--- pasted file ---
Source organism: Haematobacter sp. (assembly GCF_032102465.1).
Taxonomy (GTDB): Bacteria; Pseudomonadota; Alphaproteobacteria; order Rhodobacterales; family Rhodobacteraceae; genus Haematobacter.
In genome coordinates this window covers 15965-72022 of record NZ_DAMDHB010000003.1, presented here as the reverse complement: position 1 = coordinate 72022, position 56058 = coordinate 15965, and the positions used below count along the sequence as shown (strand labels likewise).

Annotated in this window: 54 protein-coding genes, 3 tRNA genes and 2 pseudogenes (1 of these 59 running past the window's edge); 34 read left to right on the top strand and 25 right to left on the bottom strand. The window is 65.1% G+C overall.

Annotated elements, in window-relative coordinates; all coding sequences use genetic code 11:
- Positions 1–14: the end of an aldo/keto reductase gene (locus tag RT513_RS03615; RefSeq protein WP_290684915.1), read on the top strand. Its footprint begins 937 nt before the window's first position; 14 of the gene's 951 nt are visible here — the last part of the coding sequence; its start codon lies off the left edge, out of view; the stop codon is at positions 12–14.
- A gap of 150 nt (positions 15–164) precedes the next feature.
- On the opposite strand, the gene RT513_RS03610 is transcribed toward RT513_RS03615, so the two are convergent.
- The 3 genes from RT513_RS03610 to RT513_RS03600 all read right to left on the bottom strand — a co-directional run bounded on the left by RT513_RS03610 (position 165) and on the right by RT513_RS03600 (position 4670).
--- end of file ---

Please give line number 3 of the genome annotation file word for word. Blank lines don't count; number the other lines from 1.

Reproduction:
In genome coordinates this window covers 15965-72022 of record NZ_DAMDHB010000003.1, presented here as the reverse complement: position 1 = coordinate 72022, position 56058 = coordinate 15965, and the positions used below count along the sequence as shown (strand labels likewise).